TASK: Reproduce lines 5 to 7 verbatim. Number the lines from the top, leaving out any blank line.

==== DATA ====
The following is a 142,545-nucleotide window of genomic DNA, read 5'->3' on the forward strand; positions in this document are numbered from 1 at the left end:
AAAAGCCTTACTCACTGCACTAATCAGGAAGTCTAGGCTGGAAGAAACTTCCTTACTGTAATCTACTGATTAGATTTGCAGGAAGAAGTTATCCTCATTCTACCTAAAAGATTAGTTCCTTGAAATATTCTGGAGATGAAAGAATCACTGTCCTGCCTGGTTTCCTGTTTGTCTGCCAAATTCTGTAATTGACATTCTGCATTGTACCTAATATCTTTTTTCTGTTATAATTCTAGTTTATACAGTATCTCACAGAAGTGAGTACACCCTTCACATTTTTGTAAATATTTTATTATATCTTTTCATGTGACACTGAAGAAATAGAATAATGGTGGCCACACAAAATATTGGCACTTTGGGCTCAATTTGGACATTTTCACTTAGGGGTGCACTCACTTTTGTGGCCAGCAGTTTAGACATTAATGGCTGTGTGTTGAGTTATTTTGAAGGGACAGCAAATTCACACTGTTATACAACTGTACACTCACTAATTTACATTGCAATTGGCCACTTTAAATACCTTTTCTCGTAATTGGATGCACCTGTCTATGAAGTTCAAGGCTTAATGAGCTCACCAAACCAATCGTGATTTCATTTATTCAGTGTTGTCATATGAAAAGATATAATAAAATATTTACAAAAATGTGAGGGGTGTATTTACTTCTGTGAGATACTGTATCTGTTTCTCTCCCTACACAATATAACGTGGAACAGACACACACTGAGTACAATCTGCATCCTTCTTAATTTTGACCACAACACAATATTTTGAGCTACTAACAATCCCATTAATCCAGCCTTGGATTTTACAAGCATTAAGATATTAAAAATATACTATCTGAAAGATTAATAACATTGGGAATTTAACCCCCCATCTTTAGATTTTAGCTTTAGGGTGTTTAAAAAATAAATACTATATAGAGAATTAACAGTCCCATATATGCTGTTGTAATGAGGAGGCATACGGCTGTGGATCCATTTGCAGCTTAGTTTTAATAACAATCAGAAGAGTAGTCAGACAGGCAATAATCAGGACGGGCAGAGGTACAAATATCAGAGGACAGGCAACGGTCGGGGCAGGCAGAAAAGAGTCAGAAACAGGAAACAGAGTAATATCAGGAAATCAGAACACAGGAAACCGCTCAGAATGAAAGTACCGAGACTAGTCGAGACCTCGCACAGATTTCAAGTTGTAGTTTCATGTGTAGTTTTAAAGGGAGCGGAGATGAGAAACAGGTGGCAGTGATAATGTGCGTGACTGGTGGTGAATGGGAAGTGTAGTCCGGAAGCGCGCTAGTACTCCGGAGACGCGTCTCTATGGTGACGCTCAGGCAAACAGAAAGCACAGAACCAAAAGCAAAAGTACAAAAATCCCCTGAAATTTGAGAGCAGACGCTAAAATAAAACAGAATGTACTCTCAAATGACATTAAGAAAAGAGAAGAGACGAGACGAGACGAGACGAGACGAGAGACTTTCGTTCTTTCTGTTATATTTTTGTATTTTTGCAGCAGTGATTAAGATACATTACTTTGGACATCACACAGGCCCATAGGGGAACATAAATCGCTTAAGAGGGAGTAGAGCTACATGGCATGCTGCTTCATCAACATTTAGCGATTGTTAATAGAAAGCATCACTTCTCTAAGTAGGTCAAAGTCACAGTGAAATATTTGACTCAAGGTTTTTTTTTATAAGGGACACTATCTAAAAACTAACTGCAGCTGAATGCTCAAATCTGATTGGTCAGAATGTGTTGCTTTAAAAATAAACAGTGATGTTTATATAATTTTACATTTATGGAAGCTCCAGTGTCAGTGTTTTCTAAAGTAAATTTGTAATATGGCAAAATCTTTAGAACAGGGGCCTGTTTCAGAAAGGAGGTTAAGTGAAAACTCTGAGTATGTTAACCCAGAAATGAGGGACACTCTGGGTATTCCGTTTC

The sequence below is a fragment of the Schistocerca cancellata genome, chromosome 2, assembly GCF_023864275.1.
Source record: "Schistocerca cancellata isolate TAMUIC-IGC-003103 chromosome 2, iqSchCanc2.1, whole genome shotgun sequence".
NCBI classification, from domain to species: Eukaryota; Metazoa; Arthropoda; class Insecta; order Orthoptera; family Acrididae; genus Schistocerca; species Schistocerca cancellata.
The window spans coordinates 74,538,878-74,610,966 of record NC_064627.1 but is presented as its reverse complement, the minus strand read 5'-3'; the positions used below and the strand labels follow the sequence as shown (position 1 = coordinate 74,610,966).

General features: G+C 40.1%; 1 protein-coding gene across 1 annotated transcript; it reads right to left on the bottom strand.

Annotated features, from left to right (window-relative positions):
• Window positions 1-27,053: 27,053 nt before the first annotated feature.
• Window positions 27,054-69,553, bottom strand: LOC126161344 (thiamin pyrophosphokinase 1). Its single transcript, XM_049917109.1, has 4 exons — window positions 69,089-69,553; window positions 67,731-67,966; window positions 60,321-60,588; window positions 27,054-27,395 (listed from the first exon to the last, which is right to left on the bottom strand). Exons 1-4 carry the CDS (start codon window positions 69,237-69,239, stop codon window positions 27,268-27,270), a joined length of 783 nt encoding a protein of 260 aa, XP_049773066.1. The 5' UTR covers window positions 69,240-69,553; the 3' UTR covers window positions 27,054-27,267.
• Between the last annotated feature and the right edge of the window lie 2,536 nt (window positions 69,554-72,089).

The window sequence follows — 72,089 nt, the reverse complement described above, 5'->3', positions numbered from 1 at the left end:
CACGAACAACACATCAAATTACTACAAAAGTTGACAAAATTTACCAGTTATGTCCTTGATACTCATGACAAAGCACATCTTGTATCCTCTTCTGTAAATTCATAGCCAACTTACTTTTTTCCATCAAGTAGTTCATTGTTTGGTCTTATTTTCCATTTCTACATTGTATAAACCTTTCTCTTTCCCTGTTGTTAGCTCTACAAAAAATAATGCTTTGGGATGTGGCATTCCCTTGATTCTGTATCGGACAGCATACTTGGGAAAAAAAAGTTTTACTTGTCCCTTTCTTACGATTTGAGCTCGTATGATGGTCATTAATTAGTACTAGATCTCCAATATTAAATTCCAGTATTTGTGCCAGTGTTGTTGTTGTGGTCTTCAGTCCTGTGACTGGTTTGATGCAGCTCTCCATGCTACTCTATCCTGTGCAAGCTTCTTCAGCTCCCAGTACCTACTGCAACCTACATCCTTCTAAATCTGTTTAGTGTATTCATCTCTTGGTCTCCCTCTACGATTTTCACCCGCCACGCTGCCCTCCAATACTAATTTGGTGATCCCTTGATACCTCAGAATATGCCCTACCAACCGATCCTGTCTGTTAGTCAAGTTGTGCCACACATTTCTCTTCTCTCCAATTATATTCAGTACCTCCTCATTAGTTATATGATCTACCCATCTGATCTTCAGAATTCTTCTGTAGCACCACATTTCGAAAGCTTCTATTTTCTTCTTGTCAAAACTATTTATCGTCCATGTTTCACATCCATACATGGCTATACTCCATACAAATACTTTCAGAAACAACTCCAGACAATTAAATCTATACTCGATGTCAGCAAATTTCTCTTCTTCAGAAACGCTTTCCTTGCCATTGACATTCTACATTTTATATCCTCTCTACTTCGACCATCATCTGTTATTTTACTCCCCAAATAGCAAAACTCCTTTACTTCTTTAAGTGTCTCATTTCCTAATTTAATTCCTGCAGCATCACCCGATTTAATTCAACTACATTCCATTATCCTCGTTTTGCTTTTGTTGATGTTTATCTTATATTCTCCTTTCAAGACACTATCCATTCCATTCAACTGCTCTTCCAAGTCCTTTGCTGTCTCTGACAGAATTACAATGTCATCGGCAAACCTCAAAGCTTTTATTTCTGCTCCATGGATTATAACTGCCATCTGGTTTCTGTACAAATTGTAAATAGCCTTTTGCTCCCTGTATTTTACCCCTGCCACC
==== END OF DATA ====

NCBI classification, from domain to species: Eukaryota; Metazoa; Arthropoda; class Insecta; order Orthoptera; family Acrididae; genus Schistocerca; species Schistocerca cancellata.
The window spans coordinates 74,538,878-74,610,966 of record NC_064627.1 but is presented as its reverse complement, the minus strand read 5'-3'; the positions used below and the strand labels follow the sequence as shown (position 1 = coordinate 74,610,966).

General features: G+C 40.1%; 1 protein-coding gene across 1 annotated transcript; it reads right to left on the bottom strand.